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Court ruling shields Social Security payments in bankruptcy

Some common causes of heavy debt that leads to bankruptcy are medical bills, disability and underwater mortgages. These road bumps in life are beyond people's control. Other times, financial mistakes lead to the need for debt relief. In any case, people with crushing debt in Tennessee should be aware of their debt relief options.

For instance, indebted Social Security recipients might be interested in a recent appeals court ruling that effectively protects Social Security payments from creditors. The National Association of Consumer Bankruptcy Attorneys released the news, which was linked to a Chapter 13 bankruptcy filing.

A man and woman filed for Chapter 13 protection in 2010, which meant the couple could establish a payment plan and submit it to the court for approval. In this particular case, the husband is a retired recipient of Social Security benefits, while his wife was a nurse with a $7,000-per-month income.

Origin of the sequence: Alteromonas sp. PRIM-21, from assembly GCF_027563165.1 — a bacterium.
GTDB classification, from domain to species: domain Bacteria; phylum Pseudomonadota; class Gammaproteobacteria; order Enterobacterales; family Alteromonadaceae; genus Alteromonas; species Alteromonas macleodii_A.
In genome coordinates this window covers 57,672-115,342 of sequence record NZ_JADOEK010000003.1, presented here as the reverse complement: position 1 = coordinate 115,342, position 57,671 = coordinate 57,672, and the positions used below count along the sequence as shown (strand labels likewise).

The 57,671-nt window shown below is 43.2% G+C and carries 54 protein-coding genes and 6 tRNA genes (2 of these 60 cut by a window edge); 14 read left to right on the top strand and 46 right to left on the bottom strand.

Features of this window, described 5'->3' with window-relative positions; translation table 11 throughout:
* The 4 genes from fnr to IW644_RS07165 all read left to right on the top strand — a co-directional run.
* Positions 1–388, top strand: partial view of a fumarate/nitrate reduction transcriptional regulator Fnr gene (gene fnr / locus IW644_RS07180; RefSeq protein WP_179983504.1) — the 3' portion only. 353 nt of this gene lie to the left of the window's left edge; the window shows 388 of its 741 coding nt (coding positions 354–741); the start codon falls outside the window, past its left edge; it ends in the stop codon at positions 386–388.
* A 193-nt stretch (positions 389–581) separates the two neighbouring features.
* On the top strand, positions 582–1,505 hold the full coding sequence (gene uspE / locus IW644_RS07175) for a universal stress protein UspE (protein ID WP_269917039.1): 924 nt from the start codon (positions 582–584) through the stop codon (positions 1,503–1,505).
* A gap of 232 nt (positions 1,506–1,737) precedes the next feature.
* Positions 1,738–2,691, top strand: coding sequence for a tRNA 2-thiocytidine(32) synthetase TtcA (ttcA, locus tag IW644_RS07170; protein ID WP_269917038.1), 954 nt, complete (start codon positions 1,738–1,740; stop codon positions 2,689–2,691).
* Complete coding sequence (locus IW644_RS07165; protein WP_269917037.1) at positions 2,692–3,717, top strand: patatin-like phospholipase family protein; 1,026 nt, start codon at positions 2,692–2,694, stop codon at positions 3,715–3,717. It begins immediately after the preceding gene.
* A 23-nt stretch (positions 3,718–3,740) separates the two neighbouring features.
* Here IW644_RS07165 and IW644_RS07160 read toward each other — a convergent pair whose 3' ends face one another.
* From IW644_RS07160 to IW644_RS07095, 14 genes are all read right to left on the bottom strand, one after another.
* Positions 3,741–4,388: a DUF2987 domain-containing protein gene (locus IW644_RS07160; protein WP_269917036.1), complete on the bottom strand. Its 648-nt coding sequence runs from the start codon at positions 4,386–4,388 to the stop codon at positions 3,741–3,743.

The couple ran into major debt trouble, and their submitted repayment plan had them paying off $180,000 in unsecured debt with monthly payments of $125 over the course of the first two and a half years. The payments would go up to $500 per month once the couple's vehicles were paid off.

But a representative of the creditors complained that the payments were too small and should include income from Social Security. The Ninth Circuit Court of Appeals disagreed, however, and decided to protect Social Security benefits from creditors' collection efforts.

Again, Chapter 13 involves creating a workable repayment plan, while Chapter 7 bankruptcy involves the liquidation of assets to pay back creditors, and Chapter 11 typically involves the reorganization of personal or business assets. People with heavy debt in Cleveland, Tennessee, should be aware of which type of bankruptcy is right for them.

Source: Money Talks News, "Social Security Benefits Protected In Bankruptcy," Brandon Ballenger, April 2, 2013

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